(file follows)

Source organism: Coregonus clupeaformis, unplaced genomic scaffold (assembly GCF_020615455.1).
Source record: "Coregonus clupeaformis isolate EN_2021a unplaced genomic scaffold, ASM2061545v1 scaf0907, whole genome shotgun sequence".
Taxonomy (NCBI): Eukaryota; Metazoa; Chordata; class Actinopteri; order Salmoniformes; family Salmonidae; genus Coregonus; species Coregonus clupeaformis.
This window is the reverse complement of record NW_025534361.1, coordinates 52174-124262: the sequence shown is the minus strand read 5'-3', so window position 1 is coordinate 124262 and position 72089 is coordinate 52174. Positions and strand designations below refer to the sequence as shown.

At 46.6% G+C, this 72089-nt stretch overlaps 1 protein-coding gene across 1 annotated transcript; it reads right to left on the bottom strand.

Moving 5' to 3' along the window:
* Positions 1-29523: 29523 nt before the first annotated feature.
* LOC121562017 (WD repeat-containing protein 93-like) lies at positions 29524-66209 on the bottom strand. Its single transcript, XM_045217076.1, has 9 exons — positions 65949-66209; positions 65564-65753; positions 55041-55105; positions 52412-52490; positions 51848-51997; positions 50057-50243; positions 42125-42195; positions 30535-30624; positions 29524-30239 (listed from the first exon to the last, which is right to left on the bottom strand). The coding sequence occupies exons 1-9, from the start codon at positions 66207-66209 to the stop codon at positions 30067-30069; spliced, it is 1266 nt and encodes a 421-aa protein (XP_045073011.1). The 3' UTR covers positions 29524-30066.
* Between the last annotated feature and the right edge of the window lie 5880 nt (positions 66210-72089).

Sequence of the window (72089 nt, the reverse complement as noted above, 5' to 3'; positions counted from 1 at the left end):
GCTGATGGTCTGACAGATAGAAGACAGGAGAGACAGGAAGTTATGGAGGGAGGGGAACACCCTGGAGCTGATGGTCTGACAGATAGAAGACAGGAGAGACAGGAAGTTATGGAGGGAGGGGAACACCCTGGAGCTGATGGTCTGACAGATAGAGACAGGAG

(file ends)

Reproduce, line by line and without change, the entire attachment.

Source organism: Coregonus clupeaformis, unplaced genomic scaffold (assembly GCF_020615455.1).
Source record: "Coregonus clupeaformis isolate EN_2021a unplaced genomic scaffold, ASM2061545v1 scaf0907, whole genome shotgun sequence".
Taxonomy (NCBI): Eukaryota; Metazoa; Chordata; class Actinopteri; order Salmoniformes; family Salmonidae; genus Coregonus; species Coregonus clupeaformis.
This window is the reverse complement of record NW_025534361.1, coordinates 52174-124262: the sequence shown is the minus strand read 5'-3', so window position 1 is coordinate 124262 and position 72089 is coordinate 52174. Positions and strand designations below refer to the sequence as shown.

At 46.6% G+C, this 72089-nt stretch overlaps 1 protein-coding gene across 1 annotated transcript; it reads right to left on the bottom strand.

Moving 5' to 3' along the window:
* Positions 1-29523: 29523 nt before the first annotated feature.
* LOC121562017 (WD repeat-containing protein 93-like) lies at positions 29524-66209 on the bottom strand. Its single transcript, XM_045217076.1, has 9 exons — positions 65949-66209; positions 65564-65753; positions 55041-55105; positions 52412-52490; positions 51848-51997; positions 50057-50243; positions 42125-42195; positions 30535-30624; positions 29524-30239 (listed from the first exon to the last, which is right to left on the bottom strand). The coding sequence occupies exons 1-9, from the start codon at positions 66207-66209 to the stop codon at positions 30067-30069; spliced, it is 1266 nt and encodes a 421-aa protein (XP_045073011.1). The 3' UTR covers positions 29524-30066.
* Between the last annotated feature and the right edge of the window lie 5880 nt (positions 66210-72089).

Sequence of the window (72089 nt, the reverse complement as noted above, 5' to 3'; positions counted from 1 at the left end):
GCTGATGGTCTGACAGATAGAAGACAGGAGAGACAGGAAGTTATGGAGGGAGGGGAACACCCTGGAGCTGATGGTCTGACAGATAGAAGACAGGAGAGACAGGAAGTTATGGAGGGAGGGGAACACCCTGGAGCTGATGGTCTGACAGATAGAGACAGGAG